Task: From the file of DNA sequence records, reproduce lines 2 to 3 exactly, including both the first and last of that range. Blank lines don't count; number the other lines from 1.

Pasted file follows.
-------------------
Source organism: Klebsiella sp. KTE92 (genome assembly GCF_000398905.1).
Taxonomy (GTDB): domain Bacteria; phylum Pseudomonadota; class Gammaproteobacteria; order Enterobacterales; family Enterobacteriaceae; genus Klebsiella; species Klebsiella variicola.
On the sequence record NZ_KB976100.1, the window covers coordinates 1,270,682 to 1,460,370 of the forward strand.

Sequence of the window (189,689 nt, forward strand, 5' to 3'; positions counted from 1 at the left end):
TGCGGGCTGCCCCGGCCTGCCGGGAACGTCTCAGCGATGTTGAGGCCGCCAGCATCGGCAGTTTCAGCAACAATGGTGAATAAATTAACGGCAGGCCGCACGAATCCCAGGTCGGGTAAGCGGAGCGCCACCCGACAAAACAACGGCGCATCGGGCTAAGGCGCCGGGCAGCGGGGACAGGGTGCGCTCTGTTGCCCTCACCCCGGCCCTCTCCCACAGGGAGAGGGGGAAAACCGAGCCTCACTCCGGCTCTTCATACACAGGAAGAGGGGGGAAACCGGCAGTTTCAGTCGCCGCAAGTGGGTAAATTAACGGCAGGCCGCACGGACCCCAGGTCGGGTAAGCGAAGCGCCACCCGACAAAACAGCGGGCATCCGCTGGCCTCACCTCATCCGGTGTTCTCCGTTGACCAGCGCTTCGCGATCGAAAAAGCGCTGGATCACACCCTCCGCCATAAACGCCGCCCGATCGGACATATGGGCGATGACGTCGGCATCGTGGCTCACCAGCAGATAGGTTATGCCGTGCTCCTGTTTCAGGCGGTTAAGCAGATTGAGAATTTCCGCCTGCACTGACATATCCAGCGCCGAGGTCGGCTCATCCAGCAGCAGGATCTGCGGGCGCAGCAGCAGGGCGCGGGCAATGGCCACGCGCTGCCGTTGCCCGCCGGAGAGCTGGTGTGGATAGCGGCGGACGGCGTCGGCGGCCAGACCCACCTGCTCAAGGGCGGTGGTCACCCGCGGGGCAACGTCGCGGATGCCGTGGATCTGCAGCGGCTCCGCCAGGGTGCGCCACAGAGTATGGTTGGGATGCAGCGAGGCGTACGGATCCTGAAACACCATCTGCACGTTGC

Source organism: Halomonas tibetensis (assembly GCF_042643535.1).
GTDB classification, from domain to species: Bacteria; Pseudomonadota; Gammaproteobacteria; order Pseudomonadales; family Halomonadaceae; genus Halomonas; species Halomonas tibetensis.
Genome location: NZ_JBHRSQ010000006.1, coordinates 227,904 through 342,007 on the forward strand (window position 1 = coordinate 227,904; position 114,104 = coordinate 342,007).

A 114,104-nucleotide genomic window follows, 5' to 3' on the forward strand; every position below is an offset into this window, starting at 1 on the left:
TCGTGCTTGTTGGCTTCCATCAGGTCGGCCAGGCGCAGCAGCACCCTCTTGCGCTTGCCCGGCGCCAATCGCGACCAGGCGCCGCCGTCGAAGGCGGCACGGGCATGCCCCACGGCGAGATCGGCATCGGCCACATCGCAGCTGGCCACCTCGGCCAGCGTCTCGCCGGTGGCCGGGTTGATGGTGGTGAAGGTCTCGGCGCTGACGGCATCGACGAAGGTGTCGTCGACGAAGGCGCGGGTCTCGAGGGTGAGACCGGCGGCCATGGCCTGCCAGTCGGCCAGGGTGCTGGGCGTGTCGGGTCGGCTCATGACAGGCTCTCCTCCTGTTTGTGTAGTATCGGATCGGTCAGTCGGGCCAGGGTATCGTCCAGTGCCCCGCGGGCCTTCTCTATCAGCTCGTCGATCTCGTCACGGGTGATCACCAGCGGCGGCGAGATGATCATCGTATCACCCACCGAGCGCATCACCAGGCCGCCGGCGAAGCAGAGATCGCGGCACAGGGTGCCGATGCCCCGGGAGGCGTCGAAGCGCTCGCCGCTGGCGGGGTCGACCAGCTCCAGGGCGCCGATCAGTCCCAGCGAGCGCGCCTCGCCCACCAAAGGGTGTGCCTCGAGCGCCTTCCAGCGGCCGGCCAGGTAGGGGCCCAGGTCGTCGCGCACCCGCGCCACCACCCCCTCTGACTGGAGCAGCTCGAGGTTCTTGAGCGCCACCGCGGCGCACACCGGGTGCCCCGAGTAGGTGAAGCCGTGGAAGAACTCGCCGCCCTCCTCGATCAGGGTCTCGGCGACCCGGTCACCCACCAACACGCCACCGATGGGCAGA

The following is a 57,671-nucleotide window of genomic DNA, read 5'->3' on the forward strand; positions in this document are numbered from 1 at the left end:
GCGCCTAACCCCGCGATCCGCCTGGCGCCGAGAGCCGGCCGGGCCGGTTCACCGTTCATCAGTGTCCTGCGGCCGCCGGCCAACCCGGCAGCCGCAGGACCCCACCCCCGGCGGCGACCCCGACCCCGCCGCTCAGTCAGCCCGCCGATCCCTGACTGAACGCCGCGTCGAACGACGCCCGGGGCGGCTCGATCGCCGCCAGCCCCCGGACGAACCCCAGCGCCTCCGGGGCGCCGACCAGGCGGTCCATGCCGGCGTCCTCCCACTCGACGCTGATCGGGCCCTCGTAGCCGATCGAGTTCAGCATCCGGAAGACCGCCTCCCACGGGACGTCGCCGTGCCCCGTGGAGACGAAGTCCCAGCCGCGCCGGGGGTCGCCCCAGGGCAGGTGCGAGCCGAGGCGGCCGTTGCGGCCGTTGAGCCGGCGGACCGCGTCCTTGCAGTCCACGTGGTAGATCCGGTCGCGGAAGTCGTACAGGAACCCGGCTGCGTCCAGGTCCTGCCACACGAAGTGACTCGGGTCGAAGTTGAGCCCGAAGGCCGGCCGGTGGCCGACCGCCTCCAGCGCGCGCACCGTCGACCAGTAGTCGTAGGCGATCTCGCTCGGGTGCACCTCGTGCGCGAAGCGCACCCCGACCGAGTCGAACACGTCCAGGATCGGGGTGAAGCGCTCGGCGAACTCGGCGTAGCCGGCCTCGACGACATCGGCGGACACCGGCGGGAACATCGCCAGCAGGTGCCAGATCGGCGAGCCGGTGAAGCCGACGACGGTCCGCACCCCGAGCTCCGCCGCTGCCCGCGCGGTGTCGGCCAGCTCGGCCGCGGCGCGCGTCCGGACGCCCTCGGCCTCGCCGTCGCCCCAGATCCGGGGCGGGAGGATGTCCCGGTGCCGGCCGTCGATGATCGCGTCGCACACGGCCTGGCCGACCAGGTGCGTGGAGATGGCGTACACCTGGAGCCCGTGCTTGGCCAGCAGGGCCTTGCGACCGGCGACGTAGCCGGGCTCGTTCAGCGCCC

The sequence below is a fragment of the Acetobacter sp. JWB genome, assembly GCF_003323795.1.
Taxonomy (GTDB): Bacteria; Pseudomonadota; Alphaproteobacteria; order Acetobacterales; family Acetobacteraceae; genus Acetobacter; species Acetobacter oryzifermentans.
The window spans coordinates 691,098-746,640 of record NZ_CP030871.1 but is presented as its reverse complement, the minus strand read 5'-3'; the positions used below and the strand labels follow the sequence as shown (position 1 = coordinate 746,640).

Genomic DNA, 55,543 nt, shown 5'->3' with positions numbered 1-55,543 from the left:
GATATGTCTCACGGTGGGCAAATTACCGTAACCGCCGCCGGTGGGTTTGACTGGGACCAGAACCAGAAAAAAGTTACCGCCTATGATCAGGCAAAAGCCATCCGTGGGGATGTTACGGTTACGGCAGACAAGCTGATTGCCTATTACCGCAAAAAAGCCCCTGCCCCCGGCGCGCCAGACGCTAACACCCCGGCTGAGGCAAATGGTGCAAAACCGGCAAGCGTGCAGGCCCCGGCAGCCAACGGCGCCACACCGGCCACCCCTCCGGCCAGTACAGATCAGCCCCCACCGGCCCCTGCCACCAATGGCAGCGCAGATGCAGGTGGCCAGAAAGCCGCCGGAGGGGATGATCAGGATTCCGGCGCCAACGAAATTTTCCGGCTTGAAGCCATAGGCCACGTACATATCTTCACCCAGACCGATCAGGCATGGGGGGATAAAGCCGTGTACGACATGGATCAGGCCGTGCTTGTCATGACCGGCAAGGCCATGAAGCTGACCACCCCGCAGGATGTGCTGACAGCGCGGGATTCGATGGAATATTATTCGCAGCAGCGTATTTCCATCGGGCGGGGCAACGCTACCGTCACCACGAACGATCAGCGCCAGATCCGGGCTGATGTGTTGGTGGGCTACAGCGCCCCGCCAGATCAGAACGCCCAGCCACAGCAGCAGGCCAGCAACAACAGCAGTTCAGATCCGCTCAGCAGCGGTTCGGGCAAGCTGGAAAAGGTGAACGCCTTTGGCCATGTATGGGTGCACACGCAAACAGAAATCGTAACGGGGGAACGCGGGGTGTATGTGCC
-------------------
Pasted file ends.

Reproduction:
Taxonomy (GTDB): domain Bacteria; phylum Pseudomonadota; class Gammaproteobacteria; order Enterobacterales; family Enterobacteriaceae; genus Klebsiella; species Klebsiella variicola.
On the sequence record NZ_KB976100.1, the window covers coordinates 1,270,682 to 1,460,370 of the forward strand.